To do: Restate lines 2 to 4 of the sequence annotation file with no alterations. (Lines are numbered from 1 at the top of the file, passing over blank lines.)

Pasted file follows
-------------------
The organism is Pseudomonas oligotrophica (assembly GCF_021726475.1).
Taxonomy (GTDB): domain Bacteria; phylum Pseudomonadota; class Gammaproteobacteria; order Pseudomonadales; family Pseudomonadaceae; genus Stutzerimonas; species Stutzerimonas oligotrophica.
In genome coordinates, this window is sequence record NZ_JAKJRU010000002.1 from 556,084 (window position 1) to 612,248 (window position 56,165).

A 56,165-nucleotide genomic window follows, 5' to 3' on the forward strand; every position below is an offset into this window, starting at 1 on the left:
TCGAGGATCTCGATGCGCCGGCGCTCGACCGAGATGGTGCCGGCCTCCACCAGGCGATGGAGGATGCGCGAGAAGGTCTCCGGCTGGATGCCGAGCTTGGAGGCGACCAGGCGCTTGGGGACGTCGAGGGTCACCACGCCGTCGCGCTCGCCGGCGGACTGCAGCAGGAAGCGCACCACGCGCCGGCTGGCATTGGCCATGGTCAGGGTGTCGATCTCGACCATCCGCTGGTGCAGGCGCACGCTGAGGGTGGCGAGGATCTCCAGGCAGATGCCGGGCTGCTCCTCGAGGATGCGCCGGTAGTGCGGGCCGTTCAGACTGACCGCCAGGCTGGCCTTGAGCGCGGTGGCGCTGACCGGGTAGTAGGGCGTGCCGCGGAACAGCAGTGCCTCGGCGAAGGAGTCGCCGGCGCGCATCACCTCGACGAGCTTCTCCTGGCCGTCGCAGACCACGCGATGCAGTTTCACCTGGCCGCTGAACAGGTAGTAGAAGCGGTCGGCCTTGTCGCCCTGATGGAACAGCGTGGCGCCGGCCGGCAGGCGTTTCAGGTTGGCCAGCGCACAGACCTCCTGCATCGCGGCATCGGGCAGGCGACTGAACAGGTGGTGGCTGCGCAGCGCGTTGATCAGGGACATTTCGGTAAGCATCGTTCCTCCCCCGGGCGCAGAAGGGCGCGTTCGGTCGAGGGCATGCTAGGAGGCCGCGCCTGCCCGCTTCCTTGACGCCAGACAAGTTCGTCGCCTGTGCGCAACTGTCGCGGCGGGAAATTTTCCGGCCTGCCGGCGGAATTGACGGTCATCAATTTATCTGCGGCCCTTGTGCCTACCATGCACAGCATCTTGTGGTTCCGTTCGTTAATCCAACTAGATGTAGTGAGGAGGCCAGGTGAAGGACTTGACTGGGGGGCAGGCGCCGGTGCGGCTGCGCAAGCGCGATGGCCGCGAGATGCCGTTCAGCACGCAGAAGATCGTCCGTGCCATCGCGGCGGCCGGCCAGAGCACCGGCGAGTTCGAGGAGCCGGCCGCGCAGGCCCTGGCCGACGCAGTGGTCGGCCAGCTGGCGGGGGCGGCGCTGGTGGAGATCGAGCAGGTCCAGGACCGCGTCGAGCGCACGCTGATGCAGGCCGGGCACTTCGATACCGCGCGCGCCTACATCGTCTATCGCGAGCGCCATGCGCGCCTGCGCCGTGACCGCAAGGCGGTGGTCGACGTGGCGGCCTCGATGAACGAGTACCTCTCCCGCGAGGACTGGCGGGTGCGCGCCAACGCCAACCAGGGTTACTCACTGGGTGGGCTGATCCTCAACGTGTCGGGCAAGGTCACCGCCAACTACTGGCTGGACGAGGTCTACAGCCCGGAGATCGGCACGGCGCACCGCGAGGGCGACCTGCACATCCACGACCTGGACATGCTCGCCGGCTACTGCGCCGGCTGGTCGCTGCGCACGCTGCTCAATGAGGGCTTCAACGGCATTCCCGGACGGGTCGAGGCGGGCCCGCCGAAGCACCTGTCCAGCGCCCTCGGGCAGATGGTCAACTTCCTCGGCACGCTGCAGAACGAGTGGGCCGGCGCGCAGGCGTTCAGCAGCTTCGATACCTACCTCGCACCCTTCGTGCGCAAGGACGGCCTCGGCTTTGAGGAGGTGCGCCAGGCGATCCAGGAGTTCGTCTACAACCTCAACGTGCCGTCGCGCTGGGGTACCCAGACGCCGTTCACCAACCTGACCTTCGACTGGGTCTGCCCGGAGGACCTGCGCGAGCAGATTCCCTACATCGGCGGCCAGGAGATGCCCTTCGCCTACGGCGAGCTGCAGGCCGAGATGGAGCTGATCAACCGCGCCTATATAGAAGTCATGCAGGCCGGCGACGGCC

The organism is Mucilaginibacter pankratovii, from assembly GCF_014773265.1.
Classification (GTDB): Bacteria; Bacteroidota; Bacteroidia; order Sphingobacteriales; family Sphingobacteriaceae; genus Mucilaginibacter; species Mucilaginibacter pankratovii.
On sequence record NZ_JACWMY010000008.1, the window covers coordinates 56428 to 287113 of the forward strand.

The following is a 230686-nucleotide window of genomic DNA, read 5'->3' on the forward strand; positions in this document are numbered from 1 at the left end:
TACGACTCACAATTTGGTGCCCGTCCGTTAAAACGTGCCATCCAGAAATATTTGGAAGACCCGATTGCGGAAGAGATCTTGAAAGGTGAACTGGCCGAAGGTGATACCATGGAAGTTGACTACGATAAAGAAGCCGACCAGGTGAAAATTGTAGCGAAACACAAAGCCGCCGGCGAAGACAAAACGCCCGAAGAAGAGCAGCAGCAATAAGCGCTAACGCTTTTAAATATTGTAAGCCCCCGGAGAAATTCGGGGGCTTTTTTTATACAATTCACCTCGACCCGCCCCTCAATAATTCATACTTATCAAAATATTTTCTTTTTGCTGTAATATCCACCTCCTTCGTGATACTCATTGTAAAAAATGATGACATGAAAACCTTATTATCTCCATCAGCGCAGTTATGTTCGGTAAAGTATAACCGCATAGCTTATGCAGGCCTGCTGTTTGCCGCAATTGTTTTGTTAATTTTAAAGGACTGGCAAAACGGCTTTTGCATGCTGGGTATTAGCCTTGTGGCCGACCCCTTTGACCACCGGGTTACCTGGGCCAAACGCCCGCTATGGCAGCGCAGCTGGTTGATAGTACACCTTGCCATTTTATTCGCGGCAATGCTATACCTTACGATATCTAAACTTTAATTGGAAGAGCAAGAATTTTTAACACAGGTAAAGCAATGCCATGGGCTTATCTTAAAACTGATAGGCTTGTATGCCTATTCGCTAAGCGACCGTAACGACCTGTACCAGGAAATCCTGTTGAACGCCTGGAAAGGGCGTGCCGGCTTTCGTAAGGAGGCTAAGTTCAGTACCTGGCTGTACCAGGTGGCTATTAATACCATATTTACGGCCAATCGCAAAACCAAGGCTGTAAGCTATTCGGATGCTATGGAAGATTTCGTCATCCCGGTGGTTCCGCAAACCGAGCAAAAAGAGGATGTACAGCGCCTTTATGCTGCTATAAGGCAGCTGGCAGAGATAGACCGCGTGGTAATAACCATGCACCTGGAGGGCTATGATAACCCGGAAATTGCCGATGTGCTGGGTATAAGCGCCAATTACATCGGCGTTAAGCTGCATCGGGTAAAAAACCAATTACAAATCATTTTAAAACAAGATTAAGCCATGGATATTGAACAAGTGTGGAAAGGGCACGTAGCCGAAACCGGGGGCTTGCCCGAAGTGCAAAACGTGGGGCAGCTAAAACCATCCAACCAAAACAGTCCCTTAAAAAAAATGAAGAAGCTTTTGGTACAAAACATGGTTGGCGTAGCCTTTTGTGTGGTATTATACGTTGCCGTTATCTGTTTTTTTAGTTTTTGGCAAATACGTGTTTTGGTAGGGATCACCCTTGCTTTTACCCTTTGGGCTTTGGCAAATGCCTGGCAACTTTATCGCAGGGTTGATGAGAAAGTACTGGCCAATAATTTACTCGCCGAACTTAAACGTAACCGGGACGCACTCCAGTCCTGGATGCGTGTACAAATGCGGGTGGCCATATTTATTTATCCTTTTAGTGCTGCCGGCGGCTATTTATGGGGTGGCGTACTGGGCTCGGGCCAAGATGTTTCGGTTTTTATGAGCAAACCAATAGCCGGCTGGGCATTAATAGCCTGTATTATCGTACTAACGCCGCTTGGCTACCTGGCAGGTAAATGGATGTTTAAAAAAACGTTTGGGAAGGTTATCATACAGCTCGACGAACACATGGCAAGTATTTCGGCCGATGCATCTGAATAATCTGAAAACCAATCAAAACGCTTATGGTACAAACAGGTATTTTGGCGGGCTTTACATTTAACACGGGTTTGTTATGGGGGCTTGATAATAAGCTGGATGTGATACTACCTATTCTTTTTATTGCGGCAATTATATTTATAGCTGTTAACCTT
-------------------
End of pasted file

Taxonomy (GTDB): domain Bacteria; phylum Pseudomonadota; class Gammaproteobacteria; order Pseudomonadales; family Pseudomonadaceae; genus Stutzerimonas; species Stutzerimonas oligotrophica.
In genome coordinates, this window is sequence record NZ_JAKJRU010000002.1 from 556,084 (window position 1) to 612,248 (window position 56,165).

A 56,165-nucleotide genomic window follows, 5' to 3' on the forward strand; every position below is an offset into this window, starting at 1 on the left: